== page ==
The RealMedia format highly compresses audio and video information, trading fidelity for quick download times. Many RealMedia clips are compressed enough that they can stream: your browser can play them as they come over the network, starting just a few seconds after you click on a link. This capability depends in part on whether the web site you are visiting has the software necessary to serve the RealMedia files as a stream. If not, or if your connection is slow, you may need to save the file on your hard drive and play it back manually after the download is complete. As a rough rule of thumb, a minute of audio will take about a minute to download with a standard consumer internet connection (28.8k or 36k modem).
The RealPlayer can play all types of RealMedia (including RealAudio soundbites) and is available for free from RealNetworks. They also sell a more advanced player that gives you more control over the playback.
If you want to create your own RealMedia files, free encoders are available at RealNetworks. Encoders with advanced features are also for sale there.
How can a company survive by giving everything away for free like this? As noted, players and encoders with advanced capabilities cost money. But more importantly, web server software that provides streaming capability is only available from RealNetworks, and at a rather hefty price. So content providers serving the media this way take on the cost for you. Your ISP is likely to have server software to do this for those customers who run their own web sites. Thus you are likely to be paying for RealMedia through your monthly ISP charges, whether you use the technology or not. So you might as well use it!
The "MP" in "MP3" is short for "MPEG," the Motion Picture Experts Group, a noncommercial society that has defined evolving standards for compression of audio and video information. "MP3" refers to audio layer III of the MPEG 2 standard for compressing audio/visual data. It is quickly becoming the standard format for distributing very good quality audio (often near CD quality) in a highly compressed form, taking as little as 1/10th the disk space (and download time!) the original audio information occupied. There are even small hardware players you can take with you that will play MP3 files stored on a small data card, like a WalkMan or DiscMan. MP3 files do not stream; you have to download them first and then play them. As a rough rule of thumb, a minute of audio will take a few minutes to download.
MPEG establishes compression standards but does not itself implement players and encoders. The good side of this is that many independent organizations and individuals offer MPEG software and hardware with a wide range of capabilities (and costs). The bad side is that many independent organizations.... Well, you get the idea: You have to look around to find what you need. Here are some pointers for MP3 audio resources, and some pointers that will help you find more general MPEG resources.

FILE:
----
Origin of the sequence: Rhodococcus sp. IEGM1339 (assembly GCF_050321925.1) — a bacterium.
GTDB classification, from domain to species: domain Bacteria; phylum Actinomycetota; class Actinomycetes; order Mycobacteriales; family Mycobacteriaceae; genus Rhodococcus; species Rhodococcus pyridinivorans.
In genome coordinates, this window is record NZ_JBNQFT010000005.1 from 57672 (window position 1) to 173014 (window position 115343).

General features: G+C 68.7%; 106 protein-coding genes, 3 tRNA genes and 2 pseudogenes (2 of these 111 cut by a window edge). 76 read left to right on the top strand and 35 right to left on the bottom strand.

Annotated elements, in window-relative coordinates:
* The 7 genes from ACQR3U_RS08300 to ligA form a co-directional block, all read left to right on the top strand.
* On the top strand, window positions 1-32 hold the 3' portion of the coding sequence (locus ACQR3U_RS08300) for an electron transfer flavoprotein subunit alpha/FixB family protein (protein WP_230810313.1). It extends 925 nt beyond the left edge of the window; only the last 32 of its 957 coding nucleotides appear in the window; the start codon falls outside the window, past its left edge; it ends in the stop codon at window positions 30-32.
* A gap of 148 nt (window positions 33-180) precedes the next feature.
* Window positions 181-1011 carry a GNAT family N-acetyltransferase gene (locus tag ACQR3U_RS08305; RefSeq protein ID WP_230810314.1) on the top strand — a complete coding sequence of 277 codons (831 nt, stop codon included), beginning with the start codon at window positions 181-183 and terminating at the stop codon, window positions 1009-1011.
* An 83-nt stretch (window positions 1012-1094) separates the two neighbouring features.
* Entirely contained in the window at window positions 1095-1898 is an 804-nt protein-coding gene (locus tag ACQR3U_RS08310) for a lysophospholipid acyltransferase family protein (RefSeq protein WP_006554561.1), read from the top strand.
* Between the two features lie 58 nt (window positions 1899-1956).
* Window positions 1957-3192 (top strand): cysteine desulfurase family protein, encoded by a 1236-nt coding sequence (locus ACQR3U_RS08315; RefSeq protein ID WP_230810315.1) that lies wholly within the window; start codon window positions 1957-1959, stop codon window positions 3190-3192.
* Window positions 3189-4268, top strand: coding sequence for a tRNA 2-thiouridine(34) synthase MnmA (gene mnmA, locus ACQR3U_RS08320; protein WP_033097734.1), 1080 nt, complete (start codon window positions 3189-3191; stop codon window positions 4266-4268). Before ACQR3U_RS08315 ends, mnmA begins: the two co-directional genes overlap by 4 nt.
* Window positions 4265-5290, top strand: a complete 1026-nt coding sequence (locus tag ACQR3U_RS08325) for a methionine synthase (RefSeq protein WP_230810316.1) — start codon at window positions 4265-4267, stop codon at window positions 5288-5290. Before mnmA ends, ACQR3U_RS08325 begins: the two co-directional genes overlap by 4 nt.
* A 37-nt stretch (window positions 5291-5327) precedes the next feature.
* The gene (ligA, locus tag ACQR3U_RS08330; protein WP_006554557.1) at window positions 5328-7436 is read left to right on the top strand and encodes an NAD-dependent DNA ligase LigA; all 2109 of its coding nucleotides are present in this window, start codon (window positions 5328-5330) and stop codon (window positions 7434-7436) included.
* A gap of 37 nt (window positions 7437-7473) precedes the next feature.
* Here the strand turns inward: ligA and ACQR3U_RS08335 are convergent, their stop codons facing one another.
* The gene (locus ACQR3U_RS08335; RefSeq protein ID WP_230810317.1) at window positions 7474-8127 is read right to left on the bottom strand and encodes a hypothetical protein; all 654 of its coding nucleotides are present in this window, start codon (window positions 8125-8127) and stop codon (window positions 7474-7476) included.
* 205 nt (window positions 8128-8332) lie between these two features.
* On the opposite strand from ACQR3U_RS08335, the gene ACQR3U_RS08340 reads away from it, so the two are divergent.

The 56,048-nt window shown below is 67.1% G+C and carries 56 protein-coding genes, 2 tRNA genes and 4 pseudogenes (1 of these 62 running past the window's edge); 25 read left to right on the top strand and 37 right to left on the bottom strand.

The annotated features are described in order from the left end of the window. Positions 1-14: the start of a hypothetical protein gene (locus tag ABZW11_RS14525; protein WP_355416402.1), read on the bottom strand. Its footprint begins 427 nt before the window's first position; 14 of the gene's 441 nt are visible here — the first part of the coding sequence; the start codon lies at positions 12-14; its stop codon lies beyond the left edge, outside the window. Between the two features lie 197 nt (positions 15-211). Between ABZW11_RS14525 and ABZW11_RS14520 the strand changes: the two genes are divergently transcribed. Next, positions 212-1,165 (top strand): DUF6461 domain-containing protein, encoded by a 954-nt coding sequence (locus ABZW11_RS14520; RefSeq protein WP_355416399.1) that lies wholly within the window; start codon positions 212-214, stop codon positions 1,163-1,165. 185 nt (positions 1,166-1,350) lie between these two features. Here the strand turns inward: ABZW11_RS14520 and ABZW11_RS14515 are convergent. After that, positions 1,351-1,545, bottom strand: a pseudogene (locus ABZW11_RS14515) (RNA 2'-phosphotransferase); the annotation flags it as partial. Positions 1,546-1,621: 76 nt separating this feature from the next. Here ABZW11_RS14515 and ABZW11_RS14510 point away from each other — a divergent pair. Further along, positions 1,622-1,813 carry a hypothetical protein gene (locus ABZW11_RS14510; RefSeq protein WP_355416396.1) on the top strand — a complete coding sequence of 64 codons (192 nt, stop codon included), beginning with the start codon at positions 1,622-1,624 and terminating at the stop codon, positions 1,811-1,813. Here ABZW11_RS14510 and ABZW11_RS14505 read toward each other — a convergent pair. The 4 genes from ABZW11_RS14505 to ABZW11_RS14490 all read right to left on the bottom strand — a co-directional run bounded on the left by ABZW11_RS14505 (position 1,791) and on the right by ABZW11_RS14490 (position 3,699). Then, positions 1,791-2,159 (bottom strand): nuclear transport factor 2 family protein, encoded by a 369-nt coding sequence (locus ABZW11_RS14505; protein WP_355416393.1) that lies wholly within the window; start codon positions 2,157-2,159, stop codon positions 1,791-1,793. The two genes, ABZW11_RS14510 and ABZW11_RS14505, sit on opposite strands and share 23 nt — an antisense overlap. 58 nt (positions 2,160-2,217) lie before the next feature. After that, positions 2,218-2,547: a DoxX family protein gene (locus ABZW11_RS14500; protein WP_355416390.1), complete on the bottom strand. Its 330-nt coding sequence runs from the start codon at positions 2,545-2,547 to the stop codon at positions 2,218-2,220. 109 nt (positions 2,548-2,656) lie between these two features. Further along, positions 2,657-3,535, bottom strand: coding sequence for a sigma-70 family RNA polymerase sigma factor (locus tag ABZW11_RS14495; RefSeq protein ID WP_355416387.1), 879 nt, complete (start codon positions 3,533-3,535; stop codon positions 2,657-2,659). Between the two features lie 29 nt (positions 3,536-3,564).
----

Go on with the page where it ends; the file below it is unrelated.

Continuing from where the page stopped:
Macintosh: A very popular (and free!) Macintosh audio player that will play pretty much every type of audio file you may encounter (including MP3) is Norman Franke's SoundApp; you can find it at most Mac freeware/shareware archives, such as InfoMac. Another popular and free Macintosh player designed especially for MP3 is MacAMP. It looks like a home stereo component on your screen, and lets you maintain playlists and easily adjust volume and tone during playback. Visit the MacAMP Download Page to get a copy. For more Macintosh player selections, check out the Macintosh MP3 player list at mp3.com and the Macintosh MP3 Information page.
Windows: A popular Windows MP3 player is Winamp (shareware). Visit the Winamp Download Page to get a copy. For more Windows player selections (shareware and freeware), check out the Windows MP3 player list at mp3.com.
Other Operating Systems: For other platforms (Linux, Solaris, OS/2, Amiga, SGI, FreeBSD), you can find software lists at mp3.com.
If you are interested in creating MP3 files from digital audio files (your own, or those extracted from a CD), you need an encoder. The mp3.com web site has lists of encoders for various platforms; their Windows coverage is much better than that for other platforms. Other collections of links to sources for Macintosh encoders are at the Macintosh MP3 Information page and at Raum. The mp3.com site also has links to CD rippers that will extract audio from CDs using your computer's CDROM drive.
For official MPEG information (on all aspects of the MPEG audio/video standards), visit the MPEG Home Page. Another good starting point if you are seeking MPEG information is MPEG.ORG - MPEG Pointers and Resources. For general MP3 information with a Macintosh focus, visit the MPEG Audio Page.
This information is provided to you by Muse: Inspirational Technology. We hope it's been useful! For the record: We do web development on a PowerMac. We create soundbites as follows (all of the software mentioned below is freeware):